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Novel vs. Neat vs. Useful

October 8, 2017

In academic research, where I started my career, novelty trumps everything. First and foremost, papers must be novel; the kiss of death for a paper being considered by a program committee is for someone to argue that all of the ideas in the paper have been previously published elsewhere. After novelty, reviewers (and committees) look for neat: is the idea cool and interesting? Whether or not an idea is actually useful is rarely, if ever, been considered. In fact, I served on program committees where committe members argued that it was not the job of the committee to determine whether an idea was actually useful. And this is for HCI conferences, where you’d think that being useful for real people would be a primary consideration. In practice, not so much.

These days I live and work in Silicon Valley, where neat reigns triumphant. You’d think that for companies trying to actually make money that providing utility that people will pay for would be paramount. Sadly, too often Silicon Valley (and the tech press that covers it) assumes that neat means useful. Virtual reality is neat, there it must be the next big thing. What’s it good for? Who knows, but it’s neat, therefore it must be useful. Conversational agents are neat, therefore they must be useful. It’s neat to ask for the weather two Tuesdays ago at 2 PM near the Golden Gate Bridge. Is it useful? Did we mention how neat it is? And most recently, through-the-lens augmented reality on phones is neat, therefore it must be useful. You can measure things and see what furniture looks like in your home (which is about the limit of what Tango came up with after 3-4 years); sure that’s neat! Never mind that you probably don’t redecorate your house that often; it’s neat!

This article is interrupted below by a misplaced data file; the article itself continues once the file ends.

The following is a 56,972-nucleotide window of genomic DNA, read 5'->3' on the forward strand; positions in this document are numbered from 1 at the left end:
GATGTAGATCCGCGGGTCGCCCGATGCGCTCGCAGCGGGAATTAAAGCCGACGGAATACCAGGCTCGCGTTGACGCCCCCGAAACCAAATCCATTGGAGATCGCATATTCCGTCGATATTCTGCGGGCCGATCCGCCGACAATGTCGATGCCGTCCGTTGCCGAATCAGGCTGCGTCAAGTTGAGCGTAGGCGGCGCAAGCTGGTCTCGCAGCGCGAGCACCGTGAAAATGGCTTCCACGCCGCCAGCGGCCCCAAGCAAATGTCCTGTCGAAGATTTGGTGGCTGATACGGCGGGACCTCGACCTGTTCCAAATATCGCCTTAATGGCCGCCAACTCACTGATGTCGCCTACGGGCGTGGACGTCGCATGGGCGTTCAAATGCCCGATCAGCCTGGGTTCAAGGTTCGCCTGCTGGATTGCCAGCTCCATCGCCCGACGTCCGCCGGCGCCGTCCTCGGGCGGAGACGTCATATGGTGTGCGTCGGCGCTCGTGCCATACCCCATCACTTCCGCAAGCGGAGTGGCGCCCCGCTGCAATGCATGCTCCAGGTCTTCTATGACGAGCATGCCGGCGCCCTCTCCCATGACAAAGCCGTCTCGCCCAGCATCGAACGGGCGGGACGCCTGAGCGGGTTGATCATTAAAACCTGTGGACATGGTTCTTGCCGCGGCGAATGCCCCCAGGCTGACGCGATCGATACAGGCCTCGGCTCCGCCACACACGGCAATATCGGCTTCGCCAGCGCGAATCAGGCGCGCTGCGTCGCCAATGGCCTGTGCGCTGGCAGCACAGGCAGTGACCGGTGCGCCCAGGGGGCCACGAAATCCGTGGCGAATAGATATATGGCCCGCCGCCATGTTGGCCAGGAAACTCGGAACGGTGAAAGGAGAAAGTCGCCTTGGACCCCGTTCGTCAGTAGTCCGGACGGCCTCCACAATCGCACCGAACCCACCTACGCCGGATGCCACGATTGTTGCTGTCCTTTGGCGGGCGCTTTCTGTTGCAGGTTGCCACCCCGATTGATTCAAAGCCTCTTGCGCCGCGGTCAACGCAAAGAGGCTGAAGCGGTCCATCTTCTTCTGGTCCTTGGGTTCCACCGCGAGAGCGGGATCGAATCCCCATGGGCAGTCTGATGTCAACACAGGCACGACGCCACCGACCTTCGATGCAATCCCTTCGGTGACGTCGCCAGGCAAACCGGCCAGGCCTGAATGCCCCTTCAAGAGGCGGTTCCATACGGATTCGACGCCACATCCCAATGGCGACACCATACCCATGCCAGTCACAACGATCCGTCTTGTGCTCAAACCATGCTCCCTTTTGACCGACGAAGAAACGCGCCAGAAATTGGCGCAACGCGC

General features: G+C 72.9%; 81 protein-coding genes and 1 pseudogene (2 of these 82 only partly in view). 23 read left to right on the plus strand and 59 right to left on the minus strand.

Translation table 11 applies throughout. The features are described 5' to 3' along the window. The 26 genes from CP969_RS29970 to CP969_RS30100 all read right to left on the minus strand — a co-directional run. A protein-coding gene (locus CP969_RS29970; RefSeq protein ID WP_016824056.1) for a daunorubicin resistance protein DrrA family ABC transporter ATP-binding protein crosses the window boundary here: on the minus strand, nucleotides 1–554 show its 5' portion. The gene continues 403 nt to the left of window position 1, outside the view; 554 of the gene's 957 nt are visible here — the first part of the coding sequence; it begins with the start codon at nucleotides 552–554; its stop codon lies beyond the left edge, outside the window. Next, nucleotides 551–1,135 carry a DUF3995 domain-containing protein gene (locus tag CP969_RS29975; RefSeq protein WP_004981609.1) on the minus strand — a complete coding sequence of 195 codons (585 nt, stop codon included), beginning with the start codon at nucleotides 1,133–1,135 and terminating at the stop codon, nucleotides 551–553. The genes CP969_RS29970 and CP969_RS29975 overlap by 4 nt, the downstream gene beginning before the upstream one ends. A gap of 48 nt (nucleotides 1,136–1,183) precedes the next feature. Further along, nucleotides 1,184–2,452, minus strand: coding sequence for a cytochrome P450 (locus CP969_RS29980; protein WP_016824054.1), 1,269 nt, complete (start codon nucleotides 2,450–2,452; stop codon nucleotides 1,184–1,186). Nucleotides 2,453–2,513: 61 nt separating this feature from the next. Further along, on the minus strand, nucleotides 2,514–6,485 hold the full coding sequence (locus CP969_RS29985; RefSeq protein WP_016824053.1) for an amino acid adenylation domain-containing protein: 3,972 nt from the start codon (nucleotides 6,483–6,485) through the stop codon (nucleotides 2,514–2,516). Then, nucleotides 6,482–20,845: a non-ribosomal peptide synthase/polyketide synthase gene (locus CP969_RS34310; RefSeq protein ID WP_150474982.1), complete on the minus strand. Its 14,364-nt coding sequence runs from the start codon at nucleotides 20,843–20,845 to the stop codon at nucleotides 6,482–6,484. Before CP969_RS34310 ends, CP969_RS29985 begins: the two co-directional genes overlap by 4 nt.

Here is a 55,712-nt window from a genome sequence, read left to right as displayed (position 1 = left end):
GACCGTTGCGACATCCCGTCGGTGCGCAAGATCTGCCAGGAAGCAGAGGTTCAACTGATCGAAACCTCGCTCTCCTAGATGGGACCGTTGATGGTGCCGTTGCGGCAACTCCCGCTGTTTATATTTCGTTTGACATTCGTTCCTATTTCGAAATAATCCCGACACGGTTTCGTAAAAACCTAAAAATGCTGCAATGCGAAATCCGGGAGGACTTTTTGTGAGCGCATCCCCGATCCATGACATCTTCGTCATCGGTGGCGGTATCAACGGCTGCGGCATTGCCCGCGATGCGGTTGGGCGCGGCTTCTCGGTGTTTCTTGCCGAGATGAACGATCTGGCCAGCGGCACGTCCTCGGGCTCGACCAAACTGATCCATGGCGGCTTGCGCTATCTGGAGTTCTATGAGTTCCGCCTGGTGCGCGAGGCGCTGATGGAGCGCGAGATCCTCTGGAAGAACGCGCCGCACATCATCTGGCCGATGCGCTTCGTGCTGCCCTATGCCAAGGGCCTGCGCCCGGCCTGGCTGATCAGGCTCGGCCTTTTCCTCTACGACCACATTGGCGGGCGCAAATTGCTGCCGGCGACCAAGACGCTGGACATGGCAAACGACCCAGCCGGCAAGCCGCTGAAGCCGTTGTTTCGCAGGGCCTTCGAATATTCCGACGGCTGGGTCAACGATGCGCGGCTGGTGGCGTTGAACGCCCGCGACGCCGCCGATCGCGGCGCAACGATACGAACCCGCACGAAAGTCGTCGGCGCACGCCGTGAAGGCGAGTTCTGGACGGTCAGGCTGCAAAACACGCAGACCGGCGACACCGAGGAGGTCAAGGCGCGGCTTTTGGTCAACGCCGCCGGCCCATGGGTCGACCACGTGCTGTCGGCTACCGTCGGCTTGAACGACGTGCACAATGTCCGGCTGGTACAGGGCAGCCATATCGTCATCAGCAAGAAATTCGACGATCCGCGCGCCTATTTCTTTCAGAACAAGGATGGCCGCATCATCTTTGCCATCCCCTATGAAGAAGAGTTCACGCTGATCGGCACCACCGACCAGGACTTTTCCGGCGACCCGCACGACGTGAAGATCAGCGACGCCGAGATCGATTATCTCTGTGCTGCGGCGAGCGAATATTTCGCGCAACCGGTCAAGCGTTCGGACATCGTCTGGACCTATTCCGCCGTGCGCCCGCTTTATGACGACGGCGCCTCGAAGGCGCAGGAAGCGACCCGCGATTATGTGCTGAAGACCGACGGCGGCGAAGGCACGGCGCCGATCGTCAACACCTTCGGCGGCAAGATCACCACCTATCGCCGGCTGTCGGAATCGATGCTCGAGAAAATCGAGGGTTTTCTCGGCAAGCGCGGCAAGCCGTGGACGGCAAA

There are companies that do focus on useful. Apple, for example, tends to focus on it, even if it means that they’re not first to bring a particular technology to market. In fact, Apple tends to get dinged by pundits for not focusing enough on novel or neat. People will pay for useful, but it’s hard to generate lots of clicks for advertising revenue from it. Novel and neat make much better clickbait.

Useful is where I personally like to work. Useful means bringing real value to people, giving them their money’s worth. Useful isn’t antithetical to neat or novel; if you can get useful and neat or useful and novel, or all three, even better. But I’ve seen too many products or features make it to market because they’re neat and demo well and nobody bothered to think through (or care about) utility. And then they (unsurprisingly) get derided as gimmicky. Yes, our products do need to appeal to consumers. But if we want to build lasting relationships that keep them coming back, we need to providing value that lasts beyond the first use.

From → Musings, Technology

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